An unpublished opinion of the North Carolina Court of Appeals does not constitute controlling legal authority. Citation is disfavored, but may be permitted in accordance with the provisions of Rule 30(e)(3) of the North Carolina Rules of Appellate Procedure.

NO. COA04-1157


Filed: 21 June 2005


         v.                        McDowell County
                                No. 02 CRS 53869

    Appeal by defendant from judgment entered 23 March 2004 by Judge James U. Downs in Superior Court, McDowell County. Heard in the Court of Appeals 30 May 2005.

    Attorney General Roy Cooper, by Assistant Attorney General Hope Murphy White, for the State.

    M. Victoria Jayne for defendant.

    McGEE, Judge.

    Defendant was convicted of communicating threats and sentenced to a term of imprisonment of forty-five days. The sentence was suspended and defendant was placed on supervised probation for twenty-four months.
     The State's evidence at trial tended to show that on 21 October 2002, Ms. Molly Davis was operating a vehicle that passed a vehicle occupied by defendant and operated by defendant's daughter. While Ms. Davis waited at a traffic light, defendant motioned for Ms. Davis to pull over. Ms. Davis ignored defendant and continued to drive her vehicle. When defendant's vehicle caught up with Ms. Davis's vehicle, defendant pointed a gun at Ms. Davis and yelled, "I'll kill you this time. I got something to getyou with." The two vehicles subsequently collided when Ms. Davis's vehicle ran into the rear of the vehicle occupied by defendant.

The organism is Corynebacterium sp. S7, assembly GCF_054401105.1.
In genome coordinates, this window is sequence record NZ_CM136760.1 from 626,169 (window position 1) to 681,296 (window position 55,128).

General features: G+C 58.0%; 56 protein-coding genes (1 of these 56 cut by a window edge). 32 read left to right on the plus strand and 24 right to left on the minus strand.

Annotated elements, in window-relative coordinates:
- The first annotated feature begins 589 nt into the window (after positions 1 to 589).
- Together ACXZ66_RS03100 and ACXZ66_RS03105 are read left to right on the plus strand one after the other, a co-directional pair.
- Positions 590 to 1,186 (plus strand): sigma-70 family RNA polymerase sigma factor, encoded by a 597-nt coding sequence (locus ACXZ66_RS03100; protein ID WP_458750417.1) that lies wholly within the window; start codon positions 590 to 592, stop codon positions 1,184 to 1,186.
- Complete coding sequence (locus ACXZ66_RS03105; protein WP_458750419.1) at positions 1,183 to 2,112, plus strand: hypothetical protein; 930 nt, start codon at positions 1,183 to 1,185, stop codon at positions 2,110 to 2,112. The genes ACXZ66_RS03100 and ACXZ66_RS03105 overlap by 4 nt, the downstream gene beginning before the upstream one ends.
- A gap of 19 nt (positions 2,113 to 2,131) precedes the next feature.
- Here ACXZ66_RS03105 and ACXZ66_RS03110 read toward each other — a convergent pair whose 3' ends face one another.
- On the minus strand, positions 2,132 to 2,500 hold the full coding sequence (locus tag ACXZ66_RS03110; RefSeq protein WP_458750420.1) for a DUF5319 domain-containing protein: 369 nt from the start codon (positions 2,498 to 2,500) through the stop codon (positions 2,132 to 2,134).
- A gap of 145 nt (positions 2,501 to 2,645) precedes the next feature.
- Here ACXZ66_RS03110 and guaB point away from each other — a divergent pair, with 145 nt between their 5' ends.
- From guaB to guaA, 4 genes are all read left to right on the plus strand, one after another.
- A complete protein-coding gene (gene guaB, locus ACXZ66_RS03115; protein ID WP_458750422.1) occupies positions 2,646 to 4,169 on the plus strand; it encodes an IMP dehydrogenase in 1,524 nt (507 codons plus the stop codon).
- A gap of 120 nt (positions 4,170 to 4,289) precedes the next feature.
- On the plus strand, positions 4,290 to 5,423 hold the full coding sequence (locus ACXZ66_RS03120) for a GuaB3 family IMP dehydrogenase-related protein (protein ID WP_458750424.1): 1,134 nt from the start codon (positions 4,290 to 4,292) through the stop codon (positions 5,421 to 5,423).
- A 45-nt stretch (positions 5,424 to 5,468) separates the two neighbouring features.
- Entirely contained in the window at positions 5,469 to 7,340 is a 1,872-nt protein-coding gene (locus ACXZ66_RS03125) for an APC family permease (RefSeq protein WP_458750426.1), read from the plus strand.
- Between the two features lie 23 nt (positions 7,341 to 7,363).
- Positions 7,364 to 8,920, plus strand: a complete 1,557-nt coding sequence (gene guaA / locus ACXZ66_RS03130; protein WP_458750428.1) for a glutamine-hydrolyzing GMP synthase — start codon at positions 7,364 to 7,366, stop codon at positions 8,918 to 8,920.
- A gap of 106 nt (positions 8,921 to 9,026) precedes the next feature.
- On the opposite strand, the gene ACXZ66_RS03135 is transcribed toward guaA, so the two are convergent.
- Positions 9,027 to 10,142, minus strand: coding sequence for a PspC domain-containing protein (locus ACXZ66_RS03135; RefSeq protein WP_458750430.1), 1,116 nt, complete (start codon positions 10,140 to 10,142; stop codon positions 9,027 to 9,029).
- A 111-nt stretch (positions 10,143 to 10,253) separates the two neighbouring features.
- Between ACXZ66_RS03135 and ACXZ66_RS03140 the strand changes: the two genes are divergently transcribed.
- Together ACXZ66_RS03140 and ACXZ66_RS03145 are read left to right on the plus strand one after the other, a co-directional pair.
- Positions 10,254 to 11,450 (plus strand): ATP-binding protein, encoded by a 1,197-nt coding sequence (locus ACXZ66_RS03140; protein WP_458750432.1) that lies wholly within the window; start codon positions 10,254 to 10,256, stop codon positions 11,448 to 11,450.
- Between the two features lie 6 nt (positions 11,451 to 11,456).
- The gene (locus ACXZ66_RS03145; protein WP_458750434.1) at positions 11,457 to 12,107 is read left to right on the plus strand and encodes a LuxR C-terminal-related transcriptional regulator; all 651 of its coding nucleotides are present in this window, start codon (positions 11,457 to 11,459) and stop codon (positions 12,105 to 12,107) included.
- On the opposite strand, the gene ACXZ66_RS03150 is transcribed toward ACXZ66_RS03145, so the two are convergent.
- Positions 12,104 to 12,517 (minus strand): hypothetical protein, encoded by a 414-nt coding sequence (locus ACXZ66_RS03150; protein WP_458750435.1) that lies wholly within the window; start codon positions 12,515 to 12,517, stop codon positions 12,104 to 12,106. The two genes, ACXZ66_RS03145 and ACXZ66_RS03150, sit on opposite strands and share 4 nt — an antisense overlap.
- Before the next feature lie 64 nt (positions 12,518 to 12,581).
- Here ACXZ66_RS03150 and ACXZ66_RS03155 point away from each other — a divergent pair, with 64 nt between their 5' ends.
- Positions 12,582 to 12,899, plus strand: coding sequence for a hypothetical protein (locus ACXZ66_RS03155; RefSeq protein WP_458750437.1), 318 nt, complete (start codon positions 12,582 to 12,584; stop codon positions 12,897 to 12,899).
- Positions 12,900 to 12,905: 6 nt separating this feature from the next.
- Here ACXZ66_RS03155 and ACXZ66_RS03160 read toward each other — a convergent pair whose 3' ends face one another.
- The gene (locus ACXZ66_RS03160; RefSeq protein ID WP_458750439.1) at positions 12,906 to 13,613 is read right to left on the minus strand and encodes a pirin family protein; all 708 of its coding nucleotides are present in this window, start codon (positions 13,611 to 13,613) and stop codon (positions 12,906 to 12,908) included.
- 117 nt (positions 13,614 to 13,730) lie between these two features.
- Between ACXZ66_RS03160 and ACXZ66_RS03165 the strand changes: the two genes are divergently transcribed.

Defendant presented evidence tending to show that Ms. Davis had made prior remarks threatening defendant. Defendant's daughter, Crystal Curtis, testified that on 21 October 2002 defendant accompanied her as she ran some errands in her vehicle. As they waited at a traffic light, Ms. Davis drove her vehicle beside them and screamed at them. Ms. Davis followed Ms. Curtis and struck her vehicle from behind.
    The sole issue presented by defendant is whether the trial court erred by allowing the State to amend the warrant to change the date of the offense from 6 December 2002 to 21 October 2002.
    In general, a bill of indictment or charging document may not be amended. N.C. Gen. Stat. § 15A-923(e) (2004). An amendment has been defined by this Court as "any change in the indictment which would substantially alter the charge set forth in the indictment." State v. Carrington, 35 N.C. App. 53, 58, 240 S.E.2d 475, 478 (1978). Our Supreme Court has held that when time is not of the essence, an amendment of the date charged in the indictment does not constitute a substantial alteration of the charge. State v. Price, 310 N.C. 596, 598-99, 313 S.E.2d 556, 559 (1984). The Supreme Court noted that a variance as to time is a material alteration only when it affects the defendant's ability to prepare a defense, as when the defendant presents an alibi defense. Id. at 599, 313 S.E.2d at 559. In the case before us, defendant did not present an alibi defense.     We hold the trial court did not err in allowing the amendment to the warrant.
    No error.
    Judges HUDSON and LEVINSON concur.
    Report per Rule 30(e).

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